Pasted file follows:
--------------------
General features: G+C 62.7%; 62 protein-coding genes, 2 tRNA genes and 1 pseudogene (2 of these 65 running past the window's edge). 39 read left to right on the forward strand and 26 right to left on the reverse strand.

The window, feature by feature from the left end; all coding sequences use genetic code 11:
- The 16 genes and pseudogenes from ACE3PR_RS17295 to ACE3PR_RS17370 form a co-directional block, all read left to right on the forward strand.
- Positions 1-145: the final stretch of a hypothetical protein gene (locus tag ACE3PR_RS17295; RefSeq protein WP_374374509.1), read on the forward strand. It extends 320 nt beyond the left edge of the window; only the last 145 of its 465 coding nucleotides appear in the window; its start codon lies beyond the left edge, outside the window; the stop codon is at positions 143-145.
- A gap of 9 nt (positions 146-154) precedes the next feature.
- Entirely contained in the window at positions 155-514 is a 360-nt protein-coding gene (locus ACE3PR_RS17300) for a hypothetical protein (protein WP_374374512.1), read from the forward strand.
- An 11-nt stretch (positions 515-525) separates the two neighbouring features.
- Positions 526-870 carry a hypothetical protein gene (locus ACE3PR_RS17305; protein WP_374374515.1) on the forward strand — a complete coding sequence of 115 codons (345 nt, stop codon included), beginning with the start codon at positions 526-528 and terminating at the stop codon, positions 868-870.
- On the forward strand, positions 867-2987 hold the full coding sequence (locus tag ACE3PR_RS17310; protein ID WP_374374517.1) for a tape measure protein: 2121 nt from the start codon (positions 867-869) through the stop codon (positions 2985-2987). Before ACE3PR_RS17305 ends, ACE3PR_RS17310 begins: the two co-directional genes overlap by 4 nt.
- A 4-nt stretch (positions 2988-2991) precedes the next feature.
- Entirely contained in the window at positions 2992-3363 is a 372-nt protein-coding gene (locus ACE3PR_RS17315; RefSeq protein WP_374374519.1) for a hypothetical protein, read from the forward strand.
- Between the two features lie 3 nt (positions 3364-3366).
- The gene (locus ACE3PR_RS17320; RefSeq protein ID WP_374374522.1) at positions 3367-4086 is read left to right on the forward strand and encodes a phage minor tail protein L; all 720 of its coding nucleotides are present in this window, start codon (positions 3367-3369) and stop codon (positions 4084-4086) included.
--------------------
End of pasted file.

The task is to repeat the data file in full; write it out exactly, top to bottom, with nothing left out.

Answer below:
General features: G+C 62.7%; 62 protein-coding genes, 2 tRNA genes and 1 pseudogene (2 of these 65 running past the window's edge). 39 read left to right on the forward strand and 26 right to left on the reverse strand.

The window, feature by feature from the left end; all coding sequences use genetic code 11:
- The 16 genes and pseudogenes from ACE3PR_RS17295 to ACE3PR_RS17370 form a co-directional block, all read left to right on the forward strand.
- Positions 1-145: the final stretch of a hypothetical protein gene (locus tag ACE3PR_RS17295; RefSeq protein WP_374374509.1), read on the forward strand. It extends 320 nt beyond the left edge of the window; only the last 145 of its 465 coding nucleotides appear in the window; its start codon lies beyond the left edge, outside the window; the stop codon is at positions 143-145.
- A gap of 9 nt (positions 146-154) precedes the next feature.
- Entirely contained in the window at positions 155-514 is a 360-nt protein-coding gene (locus ACE3PR_RS17300) for a hypothetical protein (protein WP_374374512.1), read from the forward strand.
- An 11-nt stretch (positions 515-525) separates the two neighbouring features.
- Positions 526-870 carry a hypothetical protein gene (locus ACE3PR_RS17305; protein WP_374374515.1) on the forward strand — a complete coding sequence of 115 codons (345 nt, stop codon included), beginning with the start codon at positions 526-528 and terminating at the stop codon, positions 868-870.
- On the forward strand, positions 867-2987 hold the full coding sequence (locus tag ACE3PR_RS17310; protein ID WP_374374517.1) for a tape measure protein: 2121 nt from the start codon (positions 867-869) through the stop codon (positions 2985-2987). Before ACE3PR_RS17305 ends, ACE3PR_RS17310 begins: the two co-directional genes overlap by 4 nt.
- A 4-nt stretch (positions 2988-2991) precedes the next feature.
- Entirely contained in the window at positions 2992-3363 is a 372-nt protein-coding gene (locus ACE3PR_RS17315; RefSeq protein WP_374374519.1) for a hypothetical protein, read from the forward strand.
- Between the two features lie 3 nt (positions 3364-3366).
- The gene (locus ACE3PR_RS17320; RefSeq protein ID WP_374374522.1) at positions 3367-4086 is read left to right on the forward strand and encodes a phage minor tail protein L; all 720 of its coding nucleotides are present in this window, start codon (positions 3367-3369) and stop codon (positions 4084-4086) included.